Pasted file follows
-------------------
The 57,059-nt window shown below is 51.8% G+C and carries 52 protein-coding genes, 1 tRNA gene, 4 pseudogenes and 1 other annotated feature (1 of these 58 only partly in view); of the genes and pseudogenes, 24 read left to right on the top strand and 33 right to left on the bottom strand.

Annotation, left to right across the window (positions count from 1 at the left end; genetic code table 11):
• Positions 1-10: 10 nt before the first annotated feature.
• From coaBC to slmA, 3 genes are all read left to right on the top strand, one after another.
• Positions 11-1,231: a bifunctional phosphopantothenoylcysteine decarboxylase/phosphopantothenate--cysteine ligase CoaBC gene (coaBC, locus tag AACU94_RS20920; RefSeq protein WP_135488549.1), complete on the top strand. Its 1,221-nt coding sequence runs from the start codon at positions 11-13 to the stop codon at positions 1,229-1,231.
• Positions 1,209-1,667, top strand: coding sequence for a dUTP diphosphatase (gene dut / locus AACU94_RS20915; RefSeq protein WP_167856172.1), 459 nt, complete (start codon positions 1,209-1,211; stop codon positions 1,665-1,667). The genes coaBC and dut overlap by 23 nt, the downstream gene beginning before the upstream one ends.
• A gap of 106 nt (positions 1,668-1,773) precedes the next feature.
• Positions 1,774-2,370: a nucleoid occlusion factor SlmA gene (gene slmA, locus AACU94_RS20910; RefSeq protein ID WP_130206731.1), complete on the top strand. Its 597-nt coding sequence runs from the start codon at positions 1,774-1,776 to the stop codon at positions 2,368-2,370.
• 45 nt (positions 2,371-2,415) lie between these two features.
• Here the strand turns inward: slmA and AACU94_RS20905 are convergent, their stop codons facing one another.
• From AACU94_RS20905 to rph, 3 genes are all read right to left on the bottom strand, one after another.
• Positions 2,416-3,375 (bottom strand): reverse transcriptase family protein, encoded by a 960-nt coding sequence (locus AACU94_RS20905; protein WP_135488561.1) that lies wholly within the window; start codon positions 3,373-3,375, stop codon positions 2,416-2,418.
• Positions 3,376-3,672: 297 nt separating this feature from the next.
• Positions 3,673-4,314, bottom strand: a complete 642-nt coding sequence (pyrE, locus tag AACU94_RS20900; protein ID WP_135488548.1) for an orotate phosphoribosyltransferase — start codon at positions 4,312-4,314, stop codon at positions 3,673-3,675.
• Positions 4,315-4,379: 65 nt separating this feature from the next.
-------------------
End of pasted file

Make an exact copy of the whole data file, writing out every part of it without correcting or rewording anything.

The 57,059-nt window shown below is 51.8% G+C and carries 52 protein-coding genes, 1 tRNA gene, 4 pseudogenes and 1 other annotated feature (1 of these 58 only partly in view); of the genes and pseudogenes, 24 read left to right on the top strand and 33 right to left on the bottom strand.

Annotation, left to right across the window (positions count from 1 at the left end; genetic code table 11):
• Positions 1-10: 10 nt before the first annotated feature.
• From coaBC to slmA, 3 genes are all read left to right on the top strand, one after another.
• Positions 11-1,231: a bifunctional phosphopantothenoylcysteine decarboxylase/phosphopantothenate--cysteine ligase CoaBC gene (coaBC, locus tag AACU94_RS20920; RefSeq protein WP_135488549.1), complete on the top strand. Its 1,221-nt coding sequence runs from the start codon at positions 11-13 to the stop codon at positions 1,229-1,231.
• Positions 1,209-1,667, top strand: coding sequence for a dUTP diphosphatase (gene dut / locus AACU94_RS20915; RefSeq protein WP_167856172.1), 459 nt, complete (start codon positions 1,209-1,211; stop codon positions 1,665-1,667). The genes coaBC and dut overlap by 23 nt, the downstream gene beginning before the upstream one ends.
• A gap of 106 nt (positions 1,668-1,773) precedes the next feature.
• Positions 1,774-2,370: a nucleoid occlusion factor SlmA gene (gene slmA, locus AACU94_RS20910; RefSeq protein ID WP_130206731.1), complete on the top strand. Its 597-nt coding sequence runs from the start codon at positions 1,774-1,776 to the stop codon at positions 2,368-2,370.
• 45 nt (positions 2,371-2,415) lie between these two features.
• Here the strand turns inward: slmA and AACU94_RS20905 are convergent, their stop codons facing one another.
• From AACU94_RS20905 to rph, 3 genes are all read right to left on the bottom strand, one after another.
• Positions 2,416-3,375 (bottom strand): reverse transcriptase family protein, encoded by a 960-nt coding sequence (locus AACU94_RS20905; protein WP_135488561.1) that lies wholly within the window; start codon positions 3,373-3,375, stop codon positions 2,416-2,418.
• Positions 3,376-3,672: 297 nt separating this feature from the next.
• Positions 3,673-4,314, bottom strand: a complete 642-nt coding sequence (pyrE, locus tag AACU94_RS20900; protein ID WP_135488548.1) for an orotate phosphoribosyltransferase — start codon at positions 4,312-4,314, stop codon at positions 3,673-3,675.
• Positions 4,315-4,379: 65 nt separating this feature from the next.